Google’s CEO’s Privacy Statement – A Freudian Slip?

image In a recent interview with CNBC, Google’s CEO Eric Schmidt, made the following assertion on Internet privacy: “If you have something that you don’t want anyone to know, maybe you shouldn’t be doing it in the first place…………………….” A statement, in my view, that is essentially the equivalent of moralistic claptrap.

Moreover, it’s a statement which translates easily into that foolishly held belief, “If you’ve done nothing wrong – you have nothing to worry about.” The truth is, the realities of the world we now live in continue to emphasize; despite the fact you have done nothing wrong – you have everything to worry about.

Consider this:

Disk wipe utilities, disk cleaning utilities, and file shredding utilities, are among the most popular free downloads on the Internet.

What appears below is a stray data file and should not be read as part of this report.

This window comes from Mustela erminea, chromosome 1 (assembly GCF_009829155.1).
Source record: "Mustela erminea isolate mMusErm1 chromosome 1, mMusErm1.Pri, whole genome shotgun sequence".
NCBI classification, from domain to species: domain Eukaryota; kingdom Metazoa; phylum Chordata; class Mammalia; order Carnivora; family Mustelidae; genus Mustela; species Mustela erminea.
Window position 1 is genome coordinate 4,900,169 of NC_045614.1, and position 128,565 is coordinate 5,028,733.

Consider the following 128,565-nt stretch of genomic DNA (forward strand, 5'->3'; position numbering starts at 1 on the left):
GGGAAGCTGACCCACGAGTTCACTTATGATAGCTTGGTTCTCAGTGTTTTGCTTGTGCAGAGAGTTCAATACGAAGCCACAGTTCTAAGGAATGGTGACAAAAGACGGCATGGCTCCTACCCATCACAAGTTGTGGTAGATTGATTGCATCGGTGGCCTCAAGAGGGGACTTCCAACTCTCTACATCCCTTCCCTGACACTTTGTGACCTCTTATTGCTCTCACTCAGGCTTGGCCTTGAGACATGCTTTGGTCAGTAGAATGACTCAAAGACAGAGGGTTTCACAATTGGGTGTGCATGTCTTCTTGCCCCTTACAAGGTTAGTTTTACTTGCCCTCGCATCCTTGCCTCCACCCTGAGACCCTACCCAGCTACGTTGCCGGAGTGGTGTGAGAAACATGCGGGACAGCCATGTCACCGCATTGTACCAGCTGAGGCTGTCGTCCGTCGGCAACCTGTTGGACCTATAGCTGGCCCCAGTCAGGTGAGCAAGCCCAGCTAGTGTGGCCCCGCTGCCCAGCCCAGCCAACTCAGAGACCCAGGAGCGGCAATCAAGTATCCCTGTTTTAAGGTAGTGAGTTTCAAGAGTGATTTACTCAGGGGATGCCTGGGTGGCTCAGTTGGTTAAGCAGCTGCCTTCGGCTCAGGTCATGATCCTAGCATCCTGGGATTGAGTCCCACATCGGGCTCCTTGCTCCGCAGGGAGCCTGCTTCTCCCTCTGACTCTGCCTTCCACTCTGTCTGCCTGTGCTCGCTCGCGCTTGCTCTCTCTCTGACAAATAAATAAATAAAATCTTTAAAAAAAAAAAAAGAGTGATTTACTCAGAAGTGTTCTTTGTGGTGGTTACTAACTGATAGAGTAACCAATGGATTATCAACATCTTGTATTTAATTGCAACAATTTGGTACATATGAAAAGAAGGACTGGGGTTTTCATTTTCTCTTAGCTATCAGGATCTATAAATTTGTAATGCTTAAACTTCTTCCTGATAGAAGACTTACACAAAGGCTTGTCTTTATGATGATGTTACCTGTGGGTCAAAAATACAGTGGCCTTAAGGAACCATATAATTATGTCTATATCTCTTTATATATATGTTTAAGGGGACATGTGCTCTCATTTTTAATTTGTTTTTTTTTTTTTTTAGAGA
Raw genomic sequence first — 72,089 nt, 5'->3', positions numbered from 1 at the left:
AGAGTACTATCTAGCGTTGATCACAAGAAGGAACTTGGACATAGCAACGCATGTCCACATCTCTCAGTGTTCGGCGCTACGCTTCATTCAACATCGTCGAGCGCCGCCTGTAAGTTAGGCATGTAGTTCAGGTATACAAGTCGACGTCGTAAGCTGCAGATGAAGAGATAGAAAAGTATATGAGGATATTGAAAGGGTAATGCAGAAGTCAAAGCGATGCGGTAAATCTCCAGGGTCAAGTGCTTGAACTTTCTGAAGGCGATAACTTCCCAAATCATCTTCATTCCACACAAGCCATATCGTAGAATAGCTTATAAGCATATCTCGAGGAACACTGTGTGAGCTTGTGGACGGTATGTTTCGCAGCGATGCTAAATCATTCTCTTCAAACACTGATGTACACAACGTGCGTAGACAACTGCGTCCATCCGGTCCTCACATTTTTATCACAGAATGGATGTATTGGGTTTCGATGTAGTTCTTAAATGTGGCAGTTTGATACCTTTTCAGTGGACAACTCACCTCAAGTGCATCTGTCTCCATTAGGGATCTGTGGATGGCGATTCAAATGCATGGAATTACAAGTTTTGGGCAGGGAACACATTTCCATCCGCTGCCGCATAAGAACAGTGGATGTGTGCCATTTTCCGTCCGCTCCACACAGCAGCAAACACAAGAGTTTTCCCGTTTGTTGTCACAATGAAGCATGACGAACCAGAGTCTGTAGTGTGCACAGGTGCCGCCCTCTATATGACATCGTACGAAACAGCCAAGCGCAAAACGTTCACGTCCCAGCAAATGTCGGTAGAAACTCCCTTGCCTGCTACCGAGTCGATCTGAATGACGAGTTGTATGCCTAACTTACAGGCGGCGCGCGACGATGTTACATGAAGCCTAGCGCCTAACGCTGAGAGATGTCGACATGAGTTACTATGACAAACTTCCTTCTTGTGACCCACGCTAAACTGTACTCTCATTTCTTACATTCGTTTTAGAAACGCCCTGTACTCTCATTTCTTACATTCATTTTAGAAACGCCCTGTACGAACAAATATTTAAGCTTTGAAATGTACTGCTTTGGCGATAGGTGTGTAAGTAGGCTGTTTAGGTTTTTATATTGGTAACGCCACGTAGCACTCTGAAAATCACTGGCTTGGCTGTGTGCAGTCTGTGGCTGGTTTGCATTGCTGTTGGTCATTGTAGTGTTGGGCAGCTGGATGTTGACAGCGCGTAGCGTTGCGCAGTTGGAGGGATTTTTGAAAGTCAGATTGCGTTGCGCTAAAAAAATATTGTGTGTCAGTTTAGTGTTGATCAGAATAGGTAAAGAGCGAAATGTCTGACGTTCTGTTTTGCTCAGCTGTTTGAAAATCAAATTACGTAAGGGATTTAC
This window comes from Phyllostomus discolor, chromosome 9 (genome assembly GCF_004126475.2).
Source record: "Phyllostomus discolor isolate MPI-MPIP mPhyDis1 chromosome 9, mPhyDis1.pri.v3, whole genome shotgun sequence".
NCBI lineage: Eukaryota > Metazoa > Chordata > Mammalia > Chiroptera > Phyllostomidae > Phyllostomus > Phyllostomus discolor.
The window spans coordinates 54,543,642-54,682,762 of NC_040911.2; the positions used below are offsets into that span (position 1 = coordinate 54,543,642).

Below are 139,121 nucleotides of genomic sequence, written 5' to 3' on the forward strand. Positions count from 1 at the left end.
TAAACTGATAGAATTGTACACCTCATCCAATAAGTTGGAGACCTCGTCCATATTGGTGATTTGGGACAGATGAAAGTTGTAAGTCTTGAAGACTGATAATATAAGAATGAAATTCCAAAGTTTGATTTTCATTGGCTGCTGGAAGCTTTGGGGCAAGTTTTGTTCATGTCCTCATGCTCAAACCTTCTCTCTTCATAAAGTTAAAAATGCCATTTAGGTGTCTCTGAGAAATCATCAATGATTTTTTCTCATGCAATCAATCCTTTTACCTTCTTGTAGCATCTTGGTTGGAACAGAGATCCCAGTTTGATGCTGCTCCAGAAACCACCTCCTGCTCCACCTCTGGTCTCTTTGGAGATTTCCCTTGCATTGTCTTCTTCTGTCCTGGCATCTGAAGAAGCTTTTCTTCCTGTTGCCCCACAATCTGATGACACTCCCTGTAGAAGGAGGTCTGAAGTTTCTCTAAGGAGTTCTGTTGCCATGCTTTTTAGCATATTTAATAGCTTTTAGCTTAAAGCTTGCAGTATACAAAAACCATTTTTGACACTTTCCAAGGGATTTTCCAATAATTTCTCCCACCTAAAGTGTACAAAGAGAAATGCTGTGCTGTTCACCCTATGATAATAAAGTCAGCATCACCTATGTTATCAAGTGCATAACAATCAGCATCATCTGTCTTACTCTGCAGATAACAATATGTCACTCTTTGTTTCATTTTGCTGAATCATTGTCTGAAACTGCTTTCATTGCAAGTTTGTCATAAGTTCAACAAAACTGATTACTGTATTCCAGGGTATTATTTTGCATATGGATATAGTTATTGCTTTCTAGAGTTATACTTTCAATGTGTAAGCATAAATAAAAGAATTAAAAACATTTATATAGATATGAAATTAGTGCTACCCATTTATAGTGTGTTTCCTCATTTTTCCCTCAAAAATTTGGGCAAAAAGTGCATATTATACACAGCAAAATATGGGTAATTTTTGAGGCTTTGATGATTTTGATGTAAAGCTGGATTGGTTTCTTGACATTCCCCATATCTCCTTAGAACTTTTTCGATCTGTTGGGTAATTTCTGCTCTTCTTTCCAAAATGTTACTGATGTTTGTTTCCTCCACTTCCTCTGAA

Most web Browsers offer a private browsing mode.

Encryption software is often advertised as a way to protect private, personal, or sensitive files.

Anonymizer applications, such as Hotspot Shield, are advertised as a way to protect a user’s online identity.

While there are multiple uses for the software applications, or application options, described above, a primary use of such software is to ensure a certain level of privacy. Of course, if you’ve done nothing wrong you don’t need to use these applications, right?

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You have your own reasons for seeking out privacy of course, in both your private and your online life, and I wouldn’t begin to presume to query, or to comment on those reasons. But, I seriously doubt it’s because you’ve done something “wrong”. Instead, it comes down to a fundamental human need – and the need for privacy is fundamental to who we are.